Wildlife is thriving in radioactive Fukushima

Researchers have found wildlife, such as this raccoon dog, thriving in the area near the Fukushima nuclear accident. ©UGA

Wildlife is thriving in Japan’s Fukushima area, the site of a 2011 nuclear power plant accident, with many native species recolonizing areas off limits to humans. TWS member James Beasely, a wildlife biologist at the University of Georgia and a co-author of the study published recently in Frontiers in Ecology and the Environment, worked with his colleagues to install camera traps and analyze the photos. They found more than 20 species, including wild boar (Sus scrofa), Japanese hares (Lepus brachyurus), Japanese macaques (Macaca fuscata), pheasants, Japanese martens (Martes melampus), foxes and raccoon dogs (Nyctereutes procyonoides), in the area. “These data provide unique evidence of the natural rewilding of the Fukushima landscape following human abandonment,” researchers concluded.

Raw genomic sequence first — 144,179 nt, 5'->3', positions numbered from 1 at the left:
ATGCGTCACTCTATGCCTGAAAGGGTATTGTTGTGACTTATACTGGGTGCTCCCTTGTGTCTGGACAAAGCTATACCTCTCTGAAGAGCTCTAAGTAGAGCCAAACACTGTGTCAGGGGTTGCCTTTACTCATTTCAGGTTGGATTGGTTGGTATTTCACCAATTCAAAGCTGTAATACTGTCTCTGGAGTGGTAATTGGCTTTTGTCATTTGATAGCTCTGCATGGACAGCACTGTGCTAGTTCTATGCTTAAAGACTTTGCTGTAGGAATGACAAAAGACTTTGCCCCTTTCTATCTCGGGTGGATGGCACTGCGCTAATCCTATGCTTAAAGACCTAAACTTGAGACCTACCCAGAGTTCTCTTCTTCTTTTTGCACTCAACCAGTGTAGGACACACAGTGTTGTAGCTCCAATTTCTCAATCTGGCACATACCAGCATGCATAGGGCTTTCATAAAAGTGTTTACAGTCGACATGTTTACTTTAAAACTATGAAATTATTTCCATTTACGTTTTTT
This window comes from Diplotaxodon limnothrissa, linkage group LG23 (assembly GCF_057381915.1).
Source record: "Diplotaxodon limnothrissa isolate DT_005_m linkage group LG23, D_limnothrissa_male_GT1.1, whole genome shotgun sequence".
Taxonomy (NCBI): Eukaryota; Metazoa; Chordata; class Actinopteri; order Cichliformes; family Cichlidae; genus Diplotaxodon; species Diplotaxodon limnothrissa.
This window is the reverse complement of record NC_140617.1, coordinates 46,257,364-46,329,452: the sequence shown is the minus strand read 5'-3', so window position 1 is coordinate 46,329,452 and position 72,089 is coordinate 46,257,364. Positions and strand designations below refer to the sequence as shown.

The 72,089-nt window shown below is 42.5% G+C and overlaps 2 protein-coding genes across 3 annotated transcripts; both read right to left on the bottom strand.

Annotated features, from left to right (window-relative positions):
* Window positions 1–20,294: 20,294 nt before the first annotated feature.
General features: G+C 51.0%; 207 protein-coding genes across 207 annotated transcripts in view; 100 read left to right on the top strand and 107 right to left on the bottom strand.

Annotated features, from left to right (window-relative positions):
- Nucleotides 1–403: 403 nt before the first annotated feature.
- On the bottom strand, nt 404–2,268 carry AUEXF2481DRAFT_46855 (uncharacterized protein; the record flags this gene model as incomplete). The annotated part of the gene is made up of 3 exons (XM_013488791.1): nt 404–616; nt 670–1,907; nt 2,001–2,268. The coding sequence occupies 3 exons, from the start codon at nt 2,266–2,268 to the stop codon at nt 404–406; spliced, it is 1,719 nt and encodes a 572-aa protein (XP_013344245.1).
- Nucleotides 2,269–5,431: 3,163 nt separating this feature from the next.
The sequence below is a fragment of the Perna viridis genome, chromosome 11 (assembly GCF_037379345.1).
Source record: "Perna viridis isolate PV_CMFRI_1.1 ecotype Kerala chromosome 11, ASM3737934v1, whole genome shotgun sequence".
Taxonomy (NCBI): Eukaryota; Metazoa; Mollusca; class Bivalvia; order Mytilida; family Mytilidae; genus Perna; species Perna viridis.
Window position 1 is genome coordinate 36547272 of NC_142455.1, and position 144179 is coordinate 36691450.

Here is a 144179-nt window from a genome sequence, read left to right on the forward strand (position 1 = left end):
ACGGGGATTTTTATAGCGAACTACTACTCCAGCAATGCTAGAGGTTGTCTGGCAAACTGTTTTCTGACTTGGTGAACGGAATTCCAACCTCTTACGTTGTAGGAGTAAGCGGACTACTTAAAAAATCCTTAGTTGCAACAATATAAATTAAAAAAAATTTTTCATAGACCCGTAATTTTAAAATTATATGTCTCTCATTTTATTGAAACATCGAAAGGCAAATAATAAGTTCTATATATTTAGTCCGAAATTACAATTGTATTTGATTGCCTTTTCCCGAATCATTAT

A previous study conducted shortly after the Fukushima disaster showed that some bird species in the area had dropped significantly in numbers, although it looked at short-term affects.

Researchers previously found that wildlife is abundant in the Chernobyl Exclusion Zone, the site of a 1986 nuclear meltdown in Ukraine.

Read more at Newsweek.